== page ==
Posts Internal Nat Design

Internal Nat Design

    Time has come where a service that we run is being moved to a remote (read not ours) datacenter. We do not know all the internal workings of it as it is a Mainframe Z9, in which we no longer have any programmers on staff. We are having the services brought up on some one else’s cloud due to not being able to properly provide disaster recovery.

    One of the many challenges that has come up during this adventure is that since we do not have any programmers, and the last time we did was when all of the networking staff thought static routes and /20’s were the best thing since sliced bread. One of the things that we do know is all of the jobs that the mainframe uses back and forth is hard-coded IP addresses for all of the external to mainframe imports and exports. Since the mainframe is on one of the last remaining /20’s in which there are also several servers and clients on this subnet, we had to implement a way that we can use it’s current IP, with the cloud connection.

    First thing that was established is having an IPsec tunnel built to our cloud mainframe. That I will not bore with the details of since it is a standard tunnel ASA to ASA. Testing by our operators have been going with very few problems to speak of relatively. Next the thought of how to reprogram a ton of Mainframe jobs, or how to reuse the same IP address for the cloud mainframe.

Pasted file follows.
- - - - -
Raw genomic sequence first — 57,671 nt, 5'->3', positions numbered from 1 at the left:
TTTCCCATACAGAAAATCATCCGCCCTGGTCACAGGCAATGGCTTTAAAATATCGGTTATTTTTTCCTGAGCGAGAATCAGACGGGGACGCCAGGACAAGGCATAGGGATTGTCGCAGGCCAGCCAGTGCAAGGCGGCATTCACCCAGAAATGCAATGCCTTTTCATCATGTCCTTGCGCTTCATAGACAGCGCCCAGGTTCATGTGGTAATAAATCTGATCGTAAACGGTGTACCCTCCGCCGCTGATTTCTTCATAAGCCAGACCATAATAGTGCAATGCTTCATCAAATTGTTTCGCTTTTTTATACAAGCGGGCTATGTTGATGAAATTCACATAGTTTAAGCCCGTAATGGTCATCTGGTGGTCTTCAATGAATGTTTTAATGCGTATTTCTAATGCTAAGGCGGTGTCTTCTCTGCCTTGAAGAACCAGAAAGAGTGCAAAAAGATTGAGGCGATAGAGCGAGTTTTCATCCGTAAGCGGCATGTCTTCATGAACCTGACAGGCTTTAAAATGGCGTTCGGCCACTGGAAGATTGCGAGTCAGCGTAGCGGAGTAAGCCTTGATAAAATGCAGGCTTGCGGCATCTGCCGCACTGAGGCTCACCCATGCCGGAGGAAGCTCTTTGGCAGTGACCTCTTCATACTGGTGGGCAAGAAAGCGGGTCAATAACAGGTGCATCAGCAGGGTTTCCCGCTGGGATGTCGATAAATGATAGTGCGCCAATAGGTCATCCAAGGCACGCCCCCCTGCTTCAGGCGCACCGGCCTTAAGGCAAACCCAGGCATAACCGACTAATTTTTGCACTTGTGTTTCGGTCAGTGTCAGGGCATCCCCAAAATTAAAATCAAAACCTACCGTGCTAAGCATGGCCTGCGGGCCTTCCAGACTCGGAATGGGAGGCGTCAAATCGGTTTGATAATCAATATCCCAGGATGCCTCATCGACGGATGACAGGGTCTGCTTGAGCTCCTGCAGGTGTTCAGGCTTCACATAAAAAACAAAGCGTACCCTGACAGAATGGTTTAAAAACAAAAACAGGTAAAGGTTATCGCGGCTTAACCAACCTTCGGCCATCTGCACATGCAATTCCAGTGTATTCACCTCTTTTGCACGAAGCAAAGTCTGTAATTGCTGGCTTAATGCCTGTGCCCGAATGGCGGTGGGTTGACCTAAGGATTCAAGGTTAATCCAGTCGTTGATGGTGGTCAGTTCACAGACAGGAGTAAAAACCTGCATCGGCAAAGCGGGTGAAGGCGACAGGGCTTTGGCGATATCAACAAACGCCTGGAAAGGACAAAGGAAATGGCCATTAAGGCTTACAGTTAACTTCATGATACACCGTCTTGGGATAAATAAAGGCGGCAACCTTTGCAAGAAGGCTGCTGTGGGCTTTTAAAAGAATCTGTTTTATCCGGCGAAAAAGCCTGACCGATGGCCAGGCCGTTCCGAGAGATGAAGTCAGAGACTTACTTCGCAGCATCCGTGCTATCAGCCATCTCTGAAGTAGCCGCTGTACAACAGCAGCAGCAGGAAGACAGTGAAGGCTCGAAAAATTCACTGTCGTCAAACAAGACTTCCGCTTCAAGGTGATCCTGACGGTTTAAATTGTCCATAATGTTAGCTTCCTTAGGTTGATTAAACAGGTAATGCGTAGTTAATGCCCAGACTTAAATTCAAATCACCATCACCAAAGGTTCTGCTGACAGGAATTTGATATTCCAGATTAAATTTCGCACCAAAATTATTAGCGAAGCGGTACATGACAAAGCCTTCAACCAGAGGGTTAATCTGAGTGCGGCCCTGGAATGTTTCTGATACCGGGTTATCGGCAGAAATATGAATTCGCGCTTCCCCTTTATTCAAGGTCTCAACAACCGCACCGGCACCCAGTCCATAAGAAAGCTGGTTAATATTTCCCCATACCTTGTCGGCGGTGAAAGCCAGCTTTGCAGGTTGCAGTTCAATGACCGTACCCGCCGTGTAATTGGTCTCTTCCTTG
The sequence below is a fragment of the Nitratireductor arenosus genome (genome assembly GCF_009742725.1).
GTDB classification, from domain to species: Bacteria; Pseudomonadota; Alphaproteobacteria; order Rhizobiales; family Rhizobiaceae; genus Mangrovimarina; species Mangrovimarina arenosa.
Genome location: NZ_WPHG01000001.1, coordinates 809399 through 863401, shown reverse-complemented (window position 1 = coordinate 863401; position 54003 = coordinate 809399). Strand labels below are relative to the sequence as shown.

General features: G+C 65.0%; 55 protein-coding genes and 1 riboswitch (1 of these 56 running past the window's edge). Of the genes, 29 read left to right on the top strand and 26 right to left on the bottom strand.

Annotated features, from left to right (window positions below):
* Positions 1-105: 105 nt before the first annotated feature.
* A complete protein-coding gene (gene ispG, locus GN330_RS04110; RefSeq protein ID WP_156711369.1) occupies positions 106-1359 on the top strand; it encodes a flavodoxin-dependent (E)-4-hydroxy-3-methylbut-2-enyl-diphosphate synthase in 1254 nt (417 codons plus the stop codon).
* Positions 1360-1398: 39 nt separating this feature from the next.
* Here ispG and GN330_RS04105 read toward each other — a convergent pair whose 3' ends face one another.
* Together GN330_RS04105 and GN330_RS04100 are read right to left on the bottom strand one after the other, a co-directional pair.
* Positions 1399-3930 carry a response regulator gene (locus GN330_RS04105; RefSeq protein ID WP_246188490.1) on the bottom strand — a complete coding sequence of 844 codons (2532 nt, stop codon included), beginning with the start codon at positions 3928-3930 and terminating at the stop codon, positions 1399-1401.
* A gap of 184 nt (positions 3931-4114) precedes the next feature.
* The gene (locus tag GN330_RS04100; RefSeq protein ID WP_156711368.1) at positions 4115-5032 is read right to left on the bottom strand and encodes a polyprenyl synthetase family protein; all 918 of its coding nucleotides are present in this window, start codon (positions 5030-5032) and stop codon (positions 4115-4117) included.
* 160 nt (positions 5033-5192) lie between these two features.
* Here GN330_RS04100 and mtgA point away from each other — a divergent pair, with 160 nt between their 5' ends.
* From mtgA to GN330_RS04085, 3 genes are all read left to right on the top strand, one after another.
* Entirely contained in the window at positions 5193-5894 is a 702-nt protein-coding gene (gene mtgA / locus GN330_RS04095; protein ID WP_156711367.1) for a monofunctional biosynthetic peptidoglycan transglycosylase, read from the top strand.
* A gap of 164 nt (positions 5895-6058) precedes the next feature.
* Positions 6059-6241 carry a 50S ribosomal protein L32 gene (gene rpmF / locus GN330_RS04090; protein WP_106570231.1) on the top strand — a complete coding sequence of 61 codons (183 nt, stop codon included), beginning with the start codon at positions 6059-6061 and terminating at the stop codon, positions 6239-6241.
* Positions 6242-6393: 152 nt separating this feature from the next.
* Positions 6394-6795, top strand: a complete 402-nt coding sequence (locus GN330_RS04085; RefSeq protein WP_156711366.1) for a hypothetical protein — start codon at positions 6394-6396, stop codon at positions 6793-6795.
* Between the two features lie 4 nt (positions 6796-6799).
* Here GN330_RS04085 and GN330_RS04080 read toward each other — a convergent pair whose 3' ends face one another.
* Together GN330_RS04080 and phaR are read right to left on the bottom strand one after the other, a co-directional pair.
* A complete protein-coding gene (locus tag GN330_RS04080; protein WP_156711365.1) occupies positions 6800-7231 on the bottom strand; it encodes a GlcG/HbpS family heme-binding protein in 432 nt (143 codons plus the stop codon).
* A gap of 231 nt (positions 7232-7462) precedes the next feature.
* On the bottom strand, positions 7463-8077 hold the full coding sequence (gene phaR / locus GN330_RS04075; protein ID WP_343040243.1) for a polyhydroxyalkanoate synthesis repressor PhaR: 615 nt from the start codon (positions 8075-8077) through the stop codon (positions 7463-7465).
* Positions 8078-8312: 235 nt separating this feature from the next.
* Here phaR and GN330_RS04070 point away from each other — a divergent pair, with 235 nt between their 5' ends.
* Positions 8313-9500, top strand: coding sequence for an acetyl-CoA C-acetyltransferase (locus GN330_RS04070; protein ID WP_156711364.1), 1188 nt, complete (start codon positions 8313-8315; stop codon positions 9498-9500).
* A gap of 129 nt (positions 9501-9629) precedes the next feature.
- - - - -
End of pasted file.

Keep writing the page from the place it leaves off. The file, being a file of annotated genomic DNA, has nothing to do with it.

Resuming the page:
Some thoughts of being able to NAT the address came up, but how, on a network that is currently in place as a /20.

    For the sake of public we are going to use as the network in question, and as the mainframe internal, and as the cloud mainframe. To start, we placed on our Layer 3 switch that is closest a static route of pointing it to the ASA. We run EIGRP and have static redistribute enabled on the LAN EIGRP.

    Next since we have multiple WAN routes a static route was placed in the ASA pointing to the correct WAN that the tunnel was built on. Next we did a NAT for <>-<> and we seem to have a working NAT. Pings to work fine from most of the network, but alas, it does not work from the network. Which we assumed would not work as it would never make it to be routed, as it is a layer two address. Since the Layer3 in this case is a NX-OS device, I was able to set on the interface vlan, IP Proxy-arp. A command which the switch will relay the learned IP-Mac combinations from its own arp tables.

This post is licensed under CC BY 4.0 by the author.